Move Nashville area transit debate forward

The Tennessean
David Plazas

Momentum is building for a better transit and transportation system in Middle Tennessee.

Regional political and private sector leaders, grassroots organizations and average citizens are sending messages that a bold vision must be developed and acted upon soon in order to allow our fast-growing, increasingly popular communities to prosper now and into the future.

There are 1 million people projected to move to our region by 2040 and they are coming to an exciting, dynamic place … without the roads, infrastructure or transit system to sustain them.

This region, which is producing the majority of the job growth in Tennessee, is at a point where it could jeopardize its economic progress if it doesn’t act soon.

And the nation has taken notice. At the March 21 TedX Nashville, for example, NASA Space Launch System manager Chris Crumbly told the audience, “If we can build a rocket to Mars, we can expand mass transit in Nashville.”

Ten days later at the Williamson Regional Outlook, panelist Janet Miller said: “We don’t need an incremental solution. We need a big, bold vision.”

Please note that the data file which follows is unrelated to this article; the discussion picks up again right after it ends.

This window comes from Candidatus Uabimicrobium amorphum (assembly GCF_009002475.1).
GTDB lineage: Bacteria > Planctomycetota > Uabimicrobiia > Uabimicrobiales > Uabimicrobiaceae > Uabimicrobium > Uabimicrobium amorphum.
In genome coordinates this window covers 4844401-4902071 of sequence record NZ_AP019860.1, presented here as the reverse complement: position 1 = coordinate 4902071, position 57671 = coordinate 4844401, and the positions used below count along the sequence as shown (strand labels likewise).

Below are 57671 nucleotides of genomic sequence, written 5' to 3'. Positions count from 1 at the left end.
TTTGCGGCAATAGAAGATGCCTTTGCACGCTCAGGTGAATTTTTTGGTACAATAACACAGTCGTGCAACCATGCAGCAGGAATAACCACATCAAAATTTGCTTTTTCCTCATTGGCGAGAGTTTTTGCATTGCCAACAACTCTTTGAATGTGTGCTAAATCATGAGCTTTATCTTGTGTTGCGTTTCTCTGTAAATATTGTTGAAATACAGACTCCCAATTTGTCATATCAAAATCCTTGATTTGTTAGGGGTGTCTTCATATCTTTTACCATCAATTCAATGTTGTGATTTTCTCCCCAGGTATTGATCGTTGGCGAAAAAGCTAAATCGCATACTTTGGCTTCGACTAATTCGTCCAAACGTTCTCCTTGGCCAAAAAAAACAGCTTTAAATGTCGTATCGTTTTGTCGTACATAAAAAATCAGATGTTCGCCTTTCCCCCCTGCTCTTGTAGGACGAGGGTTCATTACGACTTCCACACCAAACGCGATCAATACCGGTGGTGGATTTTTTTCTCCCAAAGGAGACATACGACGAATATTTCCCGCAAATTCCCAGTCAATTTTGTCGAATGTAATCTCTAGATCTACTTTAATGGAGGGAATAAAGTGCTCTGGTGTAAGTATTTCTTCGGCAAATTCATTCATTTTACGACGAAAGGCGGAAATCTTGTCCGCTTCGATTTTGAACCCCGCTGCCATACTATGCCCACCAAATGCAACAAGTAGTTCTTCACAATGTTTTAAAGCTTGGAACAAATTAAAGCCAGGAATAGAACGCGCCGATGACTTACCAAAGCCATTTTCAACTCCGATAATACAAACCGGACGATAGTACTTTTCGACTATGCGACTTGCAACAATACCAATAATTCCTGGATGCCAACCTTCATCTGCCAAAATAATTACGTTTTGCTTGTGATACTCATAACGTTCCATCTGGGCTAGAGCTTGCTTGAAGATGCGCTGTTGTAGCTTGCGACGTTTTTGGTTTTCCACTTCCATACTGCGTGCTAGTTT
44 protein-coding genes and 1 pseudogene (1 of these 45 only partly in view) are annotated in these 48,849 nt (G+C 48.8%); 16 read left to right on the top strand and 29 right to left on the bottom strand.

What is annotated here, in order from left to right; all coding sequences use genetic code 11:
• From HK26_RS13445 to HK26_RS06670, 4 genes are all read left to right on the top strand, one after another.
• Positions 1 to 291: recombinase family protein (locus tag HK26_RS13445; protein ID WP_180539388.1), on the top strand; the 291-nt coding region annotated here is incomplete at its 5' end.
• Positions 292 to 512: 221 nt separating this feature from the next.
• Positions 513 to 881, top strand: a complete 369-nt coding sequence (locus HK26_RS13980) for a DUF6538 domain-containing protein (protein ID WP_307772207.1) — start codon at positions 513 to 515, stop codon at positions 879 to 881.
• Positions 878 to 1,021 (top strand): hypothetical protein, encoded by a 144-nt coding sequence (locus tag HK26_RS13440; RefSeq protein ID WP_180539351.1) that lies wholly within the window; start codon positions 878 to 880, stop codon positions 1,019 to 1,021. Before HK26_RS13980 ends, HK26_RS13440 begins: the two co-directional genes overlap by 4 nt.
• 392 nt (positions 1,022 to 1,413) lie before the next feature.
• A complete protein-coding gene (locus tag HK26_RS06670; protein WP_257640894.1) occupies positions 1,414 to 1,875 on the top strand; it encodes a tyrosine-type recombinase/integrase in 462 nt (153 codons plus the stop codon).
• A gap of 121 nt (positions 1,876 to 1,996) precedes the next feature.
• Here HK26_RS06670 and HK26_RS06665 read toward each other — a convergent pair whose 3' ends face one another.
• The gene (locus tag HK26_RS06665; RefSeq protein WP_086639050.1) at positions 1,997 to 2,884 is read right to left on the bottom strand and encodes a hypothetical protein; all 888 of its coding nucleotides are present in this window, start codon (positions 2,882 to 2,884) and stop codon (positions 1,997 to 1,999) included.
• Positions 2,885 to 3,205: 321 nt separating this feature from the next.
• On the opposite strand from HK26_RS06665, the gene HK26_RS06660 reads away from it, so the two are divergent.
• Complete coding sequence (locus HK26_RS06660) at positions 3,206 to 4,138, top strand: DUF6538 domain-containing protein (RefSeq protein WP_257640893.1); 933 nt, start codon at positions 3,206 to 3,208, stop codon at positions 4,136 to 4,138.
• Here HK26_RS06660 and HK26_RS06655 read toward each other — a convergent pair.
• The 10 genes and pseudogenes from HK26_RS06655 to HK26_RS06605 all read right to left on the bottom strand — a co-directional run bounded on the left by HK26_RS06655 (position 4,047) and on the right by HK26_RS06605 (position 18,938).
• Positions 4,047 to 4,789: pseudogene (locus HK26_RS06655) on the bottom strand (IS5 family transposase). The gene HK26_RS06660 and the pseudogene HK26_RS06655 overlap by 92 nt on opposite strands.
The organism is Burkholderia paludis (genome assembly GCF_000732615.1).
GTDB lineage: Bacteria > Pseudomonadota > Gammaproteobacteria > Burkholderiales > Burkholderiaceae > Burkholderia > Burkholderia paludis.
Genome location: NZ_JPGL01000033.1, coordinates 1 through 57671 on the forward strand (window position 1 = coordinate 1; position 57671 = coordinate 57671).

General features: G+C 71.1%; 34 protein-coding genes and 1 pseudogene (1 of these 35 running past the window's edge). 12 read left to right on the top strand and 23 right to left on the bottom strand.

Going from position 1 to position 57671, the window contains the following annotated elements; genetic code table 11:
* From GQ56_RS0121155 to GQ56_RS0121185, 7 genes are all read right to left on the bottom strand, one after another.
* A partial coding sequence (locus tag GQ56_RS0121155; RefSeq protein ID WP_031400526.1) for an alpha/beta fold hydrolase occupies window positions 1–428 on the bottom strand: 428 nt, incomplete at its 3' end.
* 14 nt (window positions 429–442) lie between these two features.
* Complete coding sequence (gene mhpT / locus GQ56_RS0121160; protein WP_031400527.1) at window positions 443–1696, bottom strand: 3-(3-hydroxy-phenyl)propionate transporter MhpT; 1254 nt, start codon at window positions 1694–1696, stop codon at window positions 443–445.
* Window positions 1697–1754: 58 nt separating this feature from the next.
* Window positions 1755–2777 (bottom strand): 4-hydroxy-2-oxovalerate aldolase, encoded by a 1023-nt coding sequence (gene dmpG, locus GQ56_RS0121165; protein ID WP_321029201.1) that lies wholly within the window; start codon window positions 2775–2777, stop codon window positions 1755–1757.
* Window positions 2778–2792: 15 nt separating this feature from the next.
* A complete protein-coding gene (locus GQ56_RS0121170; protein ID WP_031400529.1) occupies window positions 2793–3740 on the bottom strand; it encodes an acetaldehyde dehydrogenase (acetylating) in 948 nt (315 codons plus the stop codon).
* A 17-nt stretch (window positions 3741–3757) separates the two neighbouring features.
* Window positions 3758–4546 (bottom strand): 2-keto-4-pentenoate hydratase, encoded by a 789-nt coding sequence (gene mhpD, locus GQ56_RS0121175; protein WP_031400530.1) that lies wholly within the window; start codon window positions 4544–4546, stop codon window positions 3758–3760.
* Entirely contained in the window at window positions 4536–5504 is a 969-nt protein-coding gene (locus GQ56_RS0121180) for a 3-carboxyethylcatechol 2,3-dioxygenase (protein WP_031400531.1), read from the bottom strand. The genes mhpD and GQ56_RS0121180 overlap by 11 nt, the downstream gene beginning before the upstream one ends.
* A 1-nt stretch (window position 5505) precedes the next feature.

That vision is not just about building or enhancing rail lines and buses, though that is important; it’s also about creating communities connected with sidewalks, bike paths and alternatives to having to drive one’s own car.

Consider the heavy activity of late involving transit and transportation:

  • This past week 120 leaders, organized by the Nashville Area Chamber of Commerce, visited Salt Lake City to study that region’s impressive mass transit and transportation system.
  • The NashvilleNext community process and report, which has a hefty public transit component, ended its public comment period on April 30. The report, which is set to be the road map for growth in Nashville over the next 25 years, will be going to the Metro Planning Commission for a vote in June.
  • Last month was the kickoff of nMotion 2015, the strategic planning process of the Nashville Metropolitan Transit Authority and Middle Tennessee Regional Transportation Authority, which seeks to involve the community in designing the transit system of the future. It’s a serious effort to develop some new solutions after the failure of the Amp, which would have connected the West End with East Nashville in a dedicated bus rapid transit line.
  • The private nonprofit Cumberland Region Tomorrow selected regional transportation as its signature issue for its 2015 POWER OF TEN Regional Summit.
  • Civic and grassroots groups like Transit Alliance of Middle Tennessee, Leadership Middle Tennessee and Transit Now Nashville have been leading community education and engagement efforts.

Other important groups to mention are the Middle Tennessee Mayors Caucus, the Nashville Area Metropolitan Planning Organization, and the Tennessee Department of Transportation, which have been working to plan for growth and coordinate strategic planning with very limited resources.